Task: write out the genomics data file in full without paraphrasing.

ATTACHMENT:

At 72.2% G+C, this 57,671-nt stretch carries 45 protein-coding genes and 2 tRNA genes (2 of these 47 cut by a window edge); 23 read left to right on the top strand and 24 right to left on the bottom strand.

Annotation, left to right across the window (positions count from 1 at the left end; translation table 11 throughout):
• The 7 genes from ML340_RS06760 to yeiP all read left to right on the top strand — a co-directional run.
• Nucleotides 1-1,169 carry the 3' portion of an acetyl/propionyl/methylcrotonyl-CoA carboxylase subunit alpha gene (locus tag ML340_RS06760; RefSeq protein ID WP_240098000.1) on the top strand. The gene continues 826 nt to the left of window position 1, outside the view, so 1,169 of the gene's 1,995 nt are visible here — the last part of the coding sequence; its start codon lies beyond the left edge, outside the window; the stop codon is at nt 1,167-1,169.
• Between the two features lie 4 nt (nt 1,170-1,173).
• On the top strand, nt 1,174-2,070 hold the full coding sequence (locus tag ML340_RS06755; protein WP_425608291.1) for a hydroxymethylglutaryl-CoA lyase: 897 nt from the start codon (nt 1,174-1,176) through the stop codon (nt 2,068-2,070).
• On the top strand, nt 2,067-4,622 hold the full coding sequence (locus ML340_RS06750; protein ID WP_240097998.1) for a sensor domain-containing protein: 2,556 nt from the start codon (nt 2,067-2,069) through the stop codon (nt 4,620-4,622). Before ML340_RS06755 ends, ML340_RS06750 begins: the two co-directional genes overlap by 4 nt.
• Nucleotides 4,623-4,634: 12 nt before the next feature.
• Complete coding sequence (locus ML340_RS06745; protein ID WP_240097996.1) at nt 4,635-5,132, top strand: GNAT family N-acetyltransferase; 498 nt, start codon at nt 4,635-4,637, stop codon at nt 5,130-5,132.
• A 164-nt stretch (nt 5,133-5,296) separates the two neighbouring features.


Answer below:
At 72.2% G+C, this 57,671-nt stretch carries 45 protein-coding genes and 2 tRNA genes (2 of these 47 cut by a window edge); 23 read left to right on the top strand and 24 right to left on the bottom strand.

Annotation, left to right across the window (positions count from 1 at the left end; translation table 11 throughout):
• The 7 genes from ML340_RS06760 to yeiP all read left to right on the top strand — a co-directional run.
• Nucleotides 1-1,169 carry the 3' portion of an acetyl/propionyl/methylcrotonyl-CoA carboxylase subunit alpha gene (locus tag ML340_RS06760; RefSeq protein ID WP_240098000.1) on the top strand. The gene continues 826 nt to the left of window position 1, outside the view, so 1,169 of the gene's 1,995 nt are visible here — the last part of the coding sequence; its start codon lies beyond the left edge, outside the window; the stop codon is at nt 1,167-1,169.
• Between the two features lie 4 nt (nt 1,170-1,173).
• On the top strand, nt 1,174-2,070 hold the full coding sequence (locus tag ML340_RS06755; protein WP_425608291.1) for a hydroxymethylglutaryl-CoA lyase: 897 nt from the start codon (nt 1,174-1,176) through the stop codon (nt 2,068-2,070).
• On the top strand, nt 2,067-4,622 hold the full coding sequence (locus ML340_RS06750; protein ID WP_240097998.1) for a sensor domain-containing protein: 2,556 nt from the start codon (nt 2,067-2,069) through the stop codon (nt 4,620-4,622). Before ML340_RS06755 ends, ML340_RS06750 begins: the two co-directional genes overlap by 4 nt.
• Nucleotides 4,623-4,634: 12 nt before the next feature.
• Complete coding sequence (locus ML340_RS06745; protein ID WP_240097996.1) at nt 4,635-5,132, top strand: GNAT family N-acetyltransferase; 498 nt, start codon at nt 4,635-4,637, stop codon at nt 5,130-5,132.
• A 164-nt stretch (nt 5,133-5,296) separates the two neighbouring features.